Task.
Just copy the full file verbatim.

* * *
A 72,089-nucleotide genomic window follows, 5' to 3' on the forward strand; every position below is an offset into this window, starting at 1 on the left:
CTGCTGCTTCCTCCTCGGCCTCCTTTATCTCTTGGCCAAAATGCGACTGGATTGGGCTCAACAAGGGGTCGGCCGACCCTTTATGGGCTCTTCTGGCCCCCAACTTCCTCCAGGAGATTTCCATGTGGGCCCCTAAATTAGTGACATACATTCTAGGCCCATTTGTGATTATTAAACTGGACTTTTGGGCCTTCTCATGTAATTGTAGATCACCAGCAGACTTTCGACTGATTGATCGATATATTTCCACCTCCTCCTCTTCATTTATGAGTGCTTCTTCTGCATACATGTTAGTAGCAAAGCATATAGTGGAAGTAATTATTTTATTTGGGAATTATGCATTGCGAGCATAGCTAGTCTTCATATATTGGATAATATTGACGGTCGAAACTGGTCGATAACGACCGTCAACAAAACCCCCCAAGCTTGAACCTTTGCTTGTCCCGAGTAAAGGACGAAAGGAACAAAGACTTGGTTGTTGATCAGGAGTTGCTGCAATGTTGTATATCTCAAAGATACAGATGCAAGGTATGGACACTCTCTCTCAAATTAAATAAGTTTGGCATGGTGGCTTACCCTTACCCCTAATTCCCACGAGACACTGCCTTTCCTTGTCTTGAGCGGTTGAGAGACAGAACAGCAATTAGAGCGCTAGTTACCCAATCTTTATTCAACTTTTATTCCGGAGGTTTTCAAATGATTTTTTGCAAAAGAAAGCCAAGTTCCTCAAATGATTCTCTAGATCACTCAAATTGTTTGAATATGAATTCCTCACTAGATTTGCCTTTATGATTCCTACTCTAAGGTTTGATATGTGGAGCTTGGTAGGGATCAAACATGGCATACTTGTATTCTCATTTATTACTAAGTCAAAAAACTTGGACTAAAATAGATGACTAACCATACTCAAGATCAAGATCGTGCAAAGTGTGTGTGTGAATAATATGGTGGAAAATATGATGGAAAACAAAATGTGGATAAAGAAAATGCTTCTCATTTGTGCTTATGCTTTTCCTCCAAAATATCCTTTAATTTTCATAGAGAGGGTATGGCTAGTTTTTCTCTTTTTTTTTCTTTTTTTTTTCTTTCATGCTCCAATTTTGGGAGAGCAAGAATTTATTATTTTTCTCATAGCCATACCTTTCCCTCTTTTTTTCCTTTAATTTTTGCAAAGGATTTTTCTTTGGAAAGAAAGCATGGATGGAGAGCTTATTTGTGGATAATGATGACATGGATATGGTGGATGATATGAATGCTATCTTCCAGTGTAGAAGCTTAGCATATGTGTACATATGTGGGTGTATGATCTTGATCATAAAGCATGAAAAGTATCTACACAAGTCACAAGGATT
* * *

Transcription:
A 72,089-nucleotide genomic window follows, 5' to 3' on the forward strand; every position below is an offset into this window, starting at 1 on the left:
CTGCTGCTTCCTCCTCGGCCTCCTTTATCTCTTGGCCAAAATGCGACTGGATTGGGCTCAACAAGGGGTCGGCCGACCCTTTATGGGCTCTTCTGGCCCCCAACTTCCTCCAGGAGATTTCCATGTGGGCCCCTAAATTAGTGACATACATTCTAGGCCCATTTGTGATTATTAAACTGGACTTTTGGGCCTTCTCATGTAATTGTAGATCACCAGCAGACTTTCGACTGATTGATCGATATATTTCCACCTCCTCCTCTTCATTTATGAGTGCTTCTTCTGCATACATGTTAGTAGCAAAGCATATAGTGGAAGTAATTATTTTATTTGGGAATTATGCATTGCGAGCATAGCTAGTCTTCATATATTGGATAATATTGACGGTCGAAACTGGTCGATAACGACCGTCAACAAAACCCCCCAAGCTTGAACCTTTGCTTGTCCCGAGTAAAGGACGAAAGGAACAAAGACTTGGTTGTTGATCAGGAGTTGCTGCAATGTTGTATATCTCAAAGATACAGATGCAAGGTATGGACACTCTCTCTCAAATTAAATAAGTTTGGCATGGTGGCTTACCCTTACCCCTAATTCCCACGAGACACTGCCTTTCCTTGTCTTGAGCGGTTGAGAGACAGAACAGCAATTAGAGCGCTAGTTACCCAATCTTTATTCAACTTTTATTCCGGAGGTTTTCAAATGATTTTTTGCAAAAGAAAGCCAAGTTCCTCAAATGATTCTCTAGATCACTCAAATTGTTTGAATATGAATTCCTCACTAGATTTGCCTTTATGATTCCTACTCTAAGGTTTGATATGTGGAGCTTGGTAGGGATCAAACATGGCATACTTGTATTCTCATTTATTACTAAGTCAAAAAACTTGGACTAAAATAGATGACTAACCATACTCAAGATCAAGATCGTGCAAAGTGTGTGTGTGAATAATATGGTGGAAAATATGATGGAAAACAAAATGTGGATAAAGAAAATGCTTCTCATTTGTGCTTATGCTTTTCCTCCAAAATATCCTTTAATTTTCATAGAGAGGGTATGGCTAGTTTTTCTCTTTTTTTTTCTTTTTTTTTTCTTTCATGCTCCAATTTTGGGAGAGCAAGAATTTATTATTTTTCTCATAGCCATACCTTTCCCTCTTTTTTTCCTTTAATTTTTGCAAAGGATTTTTCTTTGGAAAGAAAGCATGGATGGAGAGCTTATTTGTGGATAATGATGACATGGATATGGTGGATGATATGAATGCTATCTTCCAGTGTAGAAGCTTAGCATATGTGTACATATGTGGGTGTATGATCTTGATCATAAAGCATGAAAAGTATCTACACAAGTCACAAGGATT